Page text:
The story of Bernie Tiede feels like the epitome of the phrase “the truth is stranger than fiction.” What's impressive about the film based on this true story is how well director Richard Linklater manages to take that strangeness and envelope it with layers of humor, warmth and heart.
The film is based on the “Texas Mont-hly” article written by Skip Hollandsworth (who co-wrote the screenplay with Linklater). Bernie (Jack Black in a career-best performance) is something of an artist when it comes to mortuary work. The level of care and affection he invests in his work as an assistant funeral director in Carthage borders on obsessive. He seems to truly relish his work, doing everything he can to ensure that each family has a memorable memorial for their loved ones. But he isn't just a mortician, Bernie is something of a community renaissance man, as he'll do everything from direct and act in theatre productions, serve as an amateur financial advisor and even lead the choir at church.
Rumors were rampant that Bernie was gay, but his predilection toward women much older than he seemed to (at least partially) dispel that particular piece of gossip. One woman in particular catches Bernie's eye, Marjorie Nugent (Shirley MacLaine). But it wasn't just the fact that Marjorie was 42 years Bernie's senior that has people whispering, it's that she was one of the coldest, most spiteful and unlikeable people in town. Oh and she also controlled a $10 million fortune. But with all of her immediate family alienated, Marjorie decided to make Bernie the sole heir, turning him into her own personal assistant and traveling companion as they hop around the world.
And that's where the film seems to diverge from its real-world roots. Going by some of the information I've read, there were some who wanted District Attorney Danny “Buck” Davidson (played by former Longview resident Matthew McConaughey) to throw the book at him, while others all but wanted to throw him a parade. Details like that are always going to be in contention when adapting real life events into a movie, but I think that's what people need to understand here: This is still just a movie.
What's interesting, though, is the direction Linklater takes the presentation as it sort of dances back and forth over the line dividing a documentary and a feature film. Interviews with Carthage residents (many of which are the real deal and not actors) bookend each scene. It's an interesting approach, though I wasn't sure at first if it would actually work as it could have easily muddled things. Then again, it's almost as though Linklater is acknowledging how outlandish parts of the real story are by mixing the real with the re-enacted. Either way, it's a decision that ultimately works as we get some great work from the actors and the locals display as much personality as you would expect and are delightful to watch on-screen.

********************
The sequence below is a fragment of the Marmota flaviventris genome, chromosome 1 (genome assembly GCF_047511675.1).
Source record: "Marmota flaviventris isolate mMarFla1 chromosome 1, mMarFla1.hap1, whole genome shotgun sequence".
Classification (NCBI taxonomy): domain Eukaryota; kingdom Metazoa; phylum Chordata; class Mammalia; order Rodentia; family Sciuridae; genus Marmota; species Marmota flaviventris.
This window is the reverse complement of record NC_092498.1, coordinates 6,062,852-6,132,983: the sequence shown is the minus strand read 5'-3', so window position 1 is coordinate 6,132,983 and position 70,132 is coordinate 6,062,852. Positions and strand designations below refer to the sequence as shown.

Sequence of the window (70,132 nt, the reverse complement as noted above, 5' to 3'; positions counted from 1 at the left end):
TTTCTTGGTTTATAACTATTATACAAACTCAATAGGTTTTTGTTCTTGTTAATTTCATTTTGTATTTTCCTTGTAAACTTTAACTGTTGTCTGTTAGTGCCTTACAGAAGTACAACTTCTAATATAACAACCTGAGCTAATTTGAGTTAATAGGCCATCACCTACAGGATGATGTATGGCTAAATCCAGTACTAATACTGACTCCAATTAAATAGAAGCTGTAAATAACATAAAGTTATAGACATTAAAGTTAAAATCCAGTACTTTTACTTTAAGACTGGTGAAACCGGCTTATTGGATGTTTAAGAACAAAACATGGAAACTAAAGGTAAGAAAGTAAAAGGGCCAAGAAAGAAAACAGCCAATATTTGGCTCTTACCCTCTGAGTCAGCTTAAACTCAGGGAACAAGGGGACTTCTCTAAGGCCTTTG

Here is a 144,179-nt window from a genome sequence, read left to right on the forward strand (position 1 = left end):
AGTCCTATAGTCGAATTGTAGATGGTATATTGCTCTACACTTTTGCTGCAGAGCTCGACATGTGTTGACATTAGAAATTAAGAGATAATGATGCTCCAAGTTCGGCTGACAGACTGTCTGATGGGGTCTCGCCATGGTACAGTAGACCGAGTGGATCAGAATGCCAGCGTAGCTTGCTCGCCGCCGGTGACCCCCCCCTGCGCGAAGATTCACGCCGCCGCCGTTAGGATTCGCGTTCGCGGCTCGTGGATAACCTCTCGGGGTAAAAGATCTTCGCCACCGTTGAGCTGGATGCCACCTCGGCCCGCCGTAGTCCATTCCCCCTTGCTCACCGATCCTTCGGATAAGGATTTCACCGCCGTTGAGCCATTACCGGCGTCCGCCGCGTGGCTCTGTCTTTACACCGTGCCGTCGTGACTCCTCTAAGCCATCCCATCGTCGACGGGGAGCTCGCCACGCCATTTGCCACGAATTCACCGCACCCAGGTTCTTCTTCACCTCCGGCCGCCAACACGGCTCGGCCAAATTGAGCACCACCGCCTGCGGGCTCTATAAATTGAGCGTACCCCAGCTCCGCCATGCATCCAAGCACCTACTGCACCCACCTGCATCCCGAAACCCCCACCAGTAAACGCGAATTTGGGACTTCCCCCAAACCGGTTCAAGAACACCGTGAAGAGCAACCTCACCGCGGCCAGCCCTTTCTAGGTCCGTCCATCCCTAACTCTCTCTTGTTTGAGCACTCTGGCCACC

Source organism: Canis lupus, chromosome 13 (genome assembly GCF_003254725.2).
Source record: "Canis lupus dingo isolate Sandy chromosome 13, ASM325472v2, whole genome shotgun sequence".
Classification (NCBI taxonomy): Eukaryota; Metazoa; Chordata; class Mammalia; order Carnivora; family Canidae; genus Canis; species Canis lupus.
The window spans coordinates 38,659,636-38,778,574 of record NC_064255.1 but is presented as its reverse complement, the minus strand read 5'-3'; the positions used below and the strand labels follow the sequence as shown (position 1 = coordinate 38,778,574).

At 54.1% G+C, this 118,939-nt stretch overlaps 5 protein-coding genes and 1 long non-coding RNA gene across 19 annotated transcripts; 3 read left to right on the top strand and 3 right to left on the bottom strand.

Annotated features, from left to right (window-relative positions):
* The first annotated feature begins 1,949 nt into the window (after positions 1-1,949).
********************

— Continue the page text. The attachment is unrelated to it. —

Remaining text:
Shirley MacLaine has something of a thankless role as she's mostly there to be a harpy, but she makes perfect use of one or two very small moments giving a brief but much-needed window into why Marjorie is the way she is. It was McConaughey I was most worried about, though. When he first shows up as Buck Davidson, he didn't feel quite right, almost like he was playing dress up. But as the film goes on he settles in quite nicely and by the time the climactic court scene arrives, McConaughey actually feels just right for, imbuing it with the sort of swagger necessary and more than a couple hilarious mannerisms (wiping his mouth with his tie got a pretty great laugh).
Make no mistake, “Bernie” is a very funny movie. Laugh-out-loud funny. But what Linklater never does is deliver those laughs at the expense of the people and characters on-screen. The residents of Carthage say a lot of funny things, but Linklater is careful to frame things so that we're laughing with them and not at them. There is no place else quite like East Texas (something one of the interviewees admits outright), and Linklater does a good job of preserving the flavor of the region without ever resorting to cheap shots. There will likely be some who disagree with that assessment, but I never felt the film's intention was to do anything other than present Carthage as it is.
Bernie is, unfortunately, still not playing at a theater near you. Not yet, that is. A screening is planned for May 31 at Four Star Cinema in Kilgore with Richard Linklater and Skip Hollandsworth in attendance. We'll have more info on that as it becomes available. In the meantime, you'll have to drive to Magnolia Cinema, 3699 McKinney Ave., in Dallas to catch a screening.
Stewart Smith is the Entertainment Editor for the Tyler Morning Telegraph. Contact him at 903-596-6301 or by e-mail at email@example.com.